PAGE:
Browsing named entities in The Photographic History of The Civil War: in ten volumes, Thousands of Scenes Photographed 1861-65, with Text by many Special Authorities, Volume 5: Forts and Artillery. (ed. Francis Trevelyan Miller). You can also browse the collection for January 1st, 1865 AD or search for January 1st, 1865 AD in all documents.

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he War Department. The idea was to use an elongated projectile made of lead and hard wood or papiermache. In longitudinal section it appeared, in the lead part, shaped like the head of an Indian arrow, and the rear portion of the bullet was filled out with the wood or papier-mache. This threw the center of gravity well forward, causing the flight of the projectile to be like an arrow rotating on its longer axis. From the Richmond Arsenal there were issued between July 1, 1861, and January 1, 1865, 341 Columbiads and siegeguns, 1306 field-pieces of all descriptions, 921,441 rounds of artillery ammunition of all classes, 323,231 infantry arms, 34,067 cavalry carbines, 6074 pistols, and nearly 72,500,000 rounds of small-arms ammunition, besides many thousand articles Carrying siege-guns. This giant sling-cart was built by the Confederates for the purpose of handling the two 12-inch guns that were cast at the Tredegar Iron Works, in Richmond, just before the evacuation. T
ors and gunboats to pass up the James to Richmond. The bend of the river which it cut off was filled with obstructions placed there by General Butler himself, and was commanded by the Confederate Battery Dantzler. After September 29th, when the Confederate Fort Harrison, north of the James, was captured by the Union troops, the canal was not needed, but work was continued until some four months afterwards it was ready. After the war it was a welcome channel for vessels on the James. January 1, 1865, when the bulkhead at the northern end of the excavation was blown up with twelve thousand pounds of powder, the fallen earth and debris obstructed the entrance. It could be entered by small boats, but it was never used for the passage of armed vessels. The size of the dredge-boat can be judged by the figures of the two men beside it. distance, and a great portion of the bridge could be built on trestles, whereas, in the James River construction, only about two hundred feet could be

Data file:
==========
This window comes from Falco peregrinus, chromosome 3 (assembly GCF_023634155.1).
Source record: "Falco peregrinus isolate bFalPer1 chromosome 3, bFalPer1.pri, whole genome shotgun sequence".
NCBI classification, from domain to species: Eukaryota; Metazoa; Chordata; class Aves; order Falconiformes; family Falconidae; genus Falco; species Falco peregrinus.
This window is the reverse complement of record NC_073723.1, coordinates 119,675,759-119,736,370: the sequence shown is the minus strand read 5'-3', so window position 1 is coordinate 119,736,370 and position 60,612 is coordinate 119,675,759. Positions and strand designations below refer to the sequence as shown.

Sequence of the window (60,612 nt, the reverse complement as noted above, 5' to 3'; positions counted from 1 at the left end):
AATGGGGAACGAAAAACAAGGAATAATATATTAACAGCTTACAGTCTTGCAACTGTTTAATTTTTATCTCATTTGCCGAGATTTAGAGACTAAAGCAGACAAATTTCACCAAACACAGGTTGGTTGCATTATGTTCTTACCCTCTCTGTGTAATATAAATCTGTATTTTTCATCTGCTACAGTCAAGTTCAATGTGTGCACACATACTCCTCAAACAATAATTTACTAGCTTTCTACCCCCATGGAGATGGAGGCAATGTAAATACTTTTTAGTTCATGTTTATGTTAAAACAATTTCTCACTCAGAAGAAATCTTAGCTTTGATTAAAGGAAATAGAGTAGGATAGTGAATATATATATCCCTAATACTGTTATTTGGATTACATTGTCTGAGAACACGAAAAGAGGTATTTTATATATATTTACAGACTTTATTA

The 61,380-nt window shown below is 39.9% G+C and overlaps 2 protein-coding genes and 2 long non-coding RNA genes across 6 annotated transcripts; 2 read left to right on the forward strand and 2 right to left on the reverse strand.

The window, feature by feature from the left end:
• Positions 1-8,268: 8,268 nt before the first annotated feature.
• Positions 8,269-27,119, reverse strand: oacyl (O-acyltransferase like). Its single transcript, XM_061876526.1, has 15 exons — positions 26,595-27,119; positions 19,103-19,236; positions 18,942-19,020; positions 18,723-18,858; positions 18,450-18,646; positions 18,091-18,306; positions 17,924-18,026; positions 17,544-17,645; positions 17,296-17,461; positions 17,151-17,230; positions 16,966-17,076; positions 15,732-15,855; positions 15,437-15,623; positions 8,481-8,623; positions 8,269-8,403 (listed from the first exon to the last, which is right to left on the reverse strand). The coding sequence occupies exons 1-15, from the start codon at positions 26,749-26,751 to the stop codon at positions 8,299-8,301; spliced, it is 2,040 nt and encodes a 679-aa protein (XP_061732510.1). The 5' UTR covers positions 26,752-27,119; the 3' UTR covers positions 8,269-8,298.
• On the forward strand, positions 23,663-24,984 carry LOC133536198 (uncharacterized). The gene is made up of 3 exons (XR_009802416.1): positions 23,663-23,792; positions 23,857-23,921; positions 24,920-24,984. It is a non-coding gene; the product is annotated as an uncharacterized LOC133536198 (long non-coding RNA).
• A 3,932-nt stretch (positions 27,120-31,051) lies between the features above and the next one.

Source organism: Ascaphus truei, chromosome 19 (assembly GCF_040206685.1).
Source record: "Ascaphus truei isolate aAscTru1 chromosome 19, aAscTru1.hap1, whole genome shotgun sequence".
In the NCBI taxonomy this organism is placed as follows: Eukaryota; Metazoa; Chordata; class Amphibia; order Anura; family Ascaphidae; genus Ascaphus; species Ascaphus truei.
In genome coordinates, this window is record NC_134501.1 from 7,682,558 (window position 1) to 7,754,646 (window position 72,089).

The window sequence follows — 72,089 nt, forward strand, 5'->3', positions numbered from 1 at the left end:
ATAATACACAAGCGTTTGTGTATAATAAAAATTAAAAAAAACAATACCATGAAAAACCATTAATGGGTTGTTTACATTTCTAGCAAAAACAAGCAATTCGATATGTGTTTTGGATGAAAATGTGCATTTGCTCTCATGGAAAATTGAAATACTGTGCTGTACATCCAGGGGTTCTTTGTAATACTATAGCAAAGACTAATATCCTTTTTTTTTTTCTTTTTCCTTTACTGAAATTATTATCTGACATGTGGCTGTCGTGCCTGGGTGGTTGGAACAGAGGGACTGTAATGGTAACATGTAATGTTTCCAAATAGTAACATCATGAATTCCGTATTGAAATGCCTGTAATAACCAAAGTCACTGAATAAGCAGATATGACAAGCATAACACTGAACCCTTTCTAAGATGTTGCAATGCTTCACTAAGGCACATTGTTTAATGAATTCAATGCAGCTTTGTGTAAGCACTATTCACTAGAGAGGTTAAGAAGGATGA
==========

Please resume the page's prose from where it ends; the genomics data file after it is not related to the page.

ortifications of Richmond, and relieved from garrison duty and from the work of construction by the troops of General D. H. Hill's command. Battery Brooke. Halfway between the Confederate Fort Darling at Drewry's Bluff and the Dutch Gap Canal, which General Butler was busily constructing, the Confederates had dug this powerful work. Its establishment rendered the construction of the Dutch Gap Canal a futile military operation. After 140 days spent in excavating it, Butler, on New Year's Day, 1865, exploded 12,000 pounds of powder under the bulkhead; but it fell back into the opening. Under the fire from the guns of Battery Brooke the obstruction could not be removed nor could the canal be dredged sufficiently to admit of the passage of vessels. The picture looks south along the main ramparts, fronting east on the river. While the Army of the Potomac was fully occupied at Petersburg, this battery bellowed out hearty defiance to the fleet by night and day. The strong Confeder